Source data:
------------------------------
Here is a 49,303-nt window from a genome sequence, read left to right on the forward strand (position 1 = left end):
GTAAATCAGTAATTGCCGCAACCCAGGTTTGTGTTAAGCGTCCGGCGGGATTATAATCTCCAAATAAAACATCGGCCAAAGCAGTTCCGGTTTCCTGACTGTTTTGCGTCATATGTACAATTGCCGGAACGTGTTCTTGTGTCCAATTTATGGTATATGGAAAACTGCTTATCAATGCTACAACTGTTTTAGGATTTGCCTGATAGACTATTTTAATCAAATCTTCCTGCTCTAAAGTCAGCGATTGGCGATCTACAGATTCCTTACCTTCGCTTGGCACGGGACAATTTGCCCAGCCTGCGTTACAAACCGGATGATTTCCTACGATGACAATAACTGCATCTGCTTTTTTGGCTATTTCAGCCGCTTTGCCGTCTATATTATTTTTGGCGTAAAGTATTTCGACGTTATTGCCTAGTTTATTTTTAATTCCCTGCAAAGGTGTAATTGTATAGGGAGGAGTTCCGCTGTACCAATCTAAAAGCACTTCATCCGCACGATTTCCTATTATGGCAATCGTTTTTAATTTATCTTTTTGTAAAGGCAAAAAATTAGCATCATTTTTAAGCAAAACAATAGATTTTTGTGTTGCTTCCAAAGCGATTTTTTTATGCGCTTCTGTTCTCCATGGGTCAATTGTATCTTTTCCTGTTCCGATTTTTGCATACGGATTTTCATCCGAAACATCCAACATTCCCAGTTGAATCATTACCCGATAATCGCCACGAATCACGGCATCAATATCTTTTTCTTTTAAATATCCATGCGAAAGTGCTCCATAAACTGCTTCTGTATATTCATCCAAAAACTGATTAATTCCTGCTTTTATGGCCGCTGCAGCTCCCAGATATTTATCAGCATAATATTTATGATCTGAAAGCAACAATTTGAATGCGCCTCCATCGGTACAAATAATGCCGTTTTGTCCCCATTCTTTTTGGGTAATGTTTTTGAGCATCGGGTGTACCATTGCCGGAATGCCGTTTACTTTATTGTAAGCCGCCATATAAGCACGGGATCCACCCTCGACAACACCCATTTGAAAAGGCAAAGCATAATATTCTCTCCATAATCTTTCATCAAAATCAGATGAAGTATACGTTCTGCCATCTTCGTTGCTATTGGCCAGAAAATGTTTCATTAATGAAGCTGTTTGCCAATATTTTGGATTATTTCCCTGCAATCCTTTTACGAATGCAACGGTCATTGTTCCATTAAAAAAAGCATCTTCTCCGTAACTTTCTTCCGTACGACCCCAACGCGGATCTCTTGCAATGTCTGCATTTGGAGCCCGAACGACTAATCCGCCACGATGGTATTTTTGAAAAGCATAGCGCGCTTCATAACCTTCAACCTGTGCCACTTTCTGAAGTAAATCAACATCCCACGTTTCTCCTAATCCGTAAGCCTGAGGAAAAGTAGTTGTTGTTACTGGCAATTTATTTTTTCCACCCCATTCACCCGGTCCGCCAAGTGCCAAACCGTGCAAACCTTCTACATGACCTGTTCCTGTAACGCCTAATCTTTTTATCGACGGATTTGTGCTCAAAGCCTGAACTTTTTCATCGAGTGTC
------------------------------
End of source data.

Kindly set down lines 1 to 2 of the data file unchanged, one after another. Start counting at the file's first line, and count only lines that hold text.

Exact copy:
Here is a 49,303-nt window from a genome sequence, read left to right on the forward strand (position 1 = left end):
GTAAATCAGTAATTGCCGCAACCCAGGTTTGTGTTAAGCGTCCGGCGGGATTATAATCTCCAAATAAAACATCGGCCAAAGCAGTTCCGGTTTCCTGACTGTTTTGCGTCATATGTACAATTGCCGGAACGTGTTCTTGTGTCCAATTTATGGTATATGGAAAACTGCTTATCAATGCTACAACTGTTTTAGGATTTGCCTGATAGACTATTTTAATCAAATCTTCCTGCTCTAAAGTCAGCGATTGGCGATCTACAGATTCCTTACCTTCGCTTGGCACGGGACAATTTGCCCAGCCTGCGTTACAAACCGGATGATTTCCTACGATGACAATAACTGCATCTGCTTTTTTGGCTATTTCAGCCGCTTTGCCGTCTATATTATTTTTGGCGTAAAGTATTTCGACGTTATTGCCTAGTTTATTTTTAATTCCCTGCAAAGGTGTAATTGTATAGGGAGGAGTTCCGCTGTACCAATCTAAAAGCACTTCATCCGCACGATTTCCTATTATGGCAATCGTTTTTAATTTATCTTTTTGTAAAGGCAAAAAATTAGCATCATTTTTAAGCAAAACAATAGATTTTTGTGTTGCTTCCAAAGCGATTTTTTTATGCGCTTCTGTTCTCCATGGGTCAATTGTATCTTTTCCTGTTCCGATTTTTGCATACGGATTTTCATCCGAAACATCCAACATTCCCAGTTGAATCATTACCCGATAATCGCCACGAATCACGGCATCAATATCTTTTTCTTTTAAATATCCATGCGAAAGTGCTCCATAAACTGCTTCTGTATATTCATCCAAAAACTGATTAATTCCTGCTTTTATGGCCGCTGCAGCTCCCAGATATTTATCAGCATAATATTTATGATCTGAAAGCAACAATTTGAATGCGCCTCCATCGGTACAAATAATGCCGTTTTGTCCCCATTCTTTTTGGGTAATGTTTTTGAGCATCGGGTGTACCATTGCCGGAATGCCGTTTACTTTATTGTAAGCCGCCATATAAGCACGGGATCCACCCTCGACAACACCCATTTGAAAAGGCAAAGCATAATATTCTCTCCATAATCTTTCATCAAAATCAGATGAAGTATACGTTCTGCCATCTTCGTTGCTATTGGCCAGAAAATGTTTCATTAATGAAGCTGTTTGCCAATATTTTGGATTATTTCCCTGCAATCCTTTTACGAATGCAACGGTCATTGTTCCATTAAAAAAAGCATCTTCTCCGTAACTTTCTTCCGTACGACCCCAACGCGGATCTCTTGCAATGTCTGCATTTGGAGCCCGAACGACTAATCCGCCACGATGGTATTTTTGAAAAGCATAGCGCGCTTCATAACCTTCAACCTGTGCCACTTTCTGAAGTAAATCAACATCCCACGTTTCTCCTAATCCGTAAGCCTGAGGAAAAGTAGTTGTTGTTACTGGCAATTTATTTTTTCCACCCCATTCACCCGGTCCGCCAAGTGCCAAACCGTGCAAACCTTCTACATGACCTGTTCCTGTAACGCCTAATCTTTTTATCGACGGATTTGTGCTCAAAGCCTGAACTTTTTCATCGAGTGTC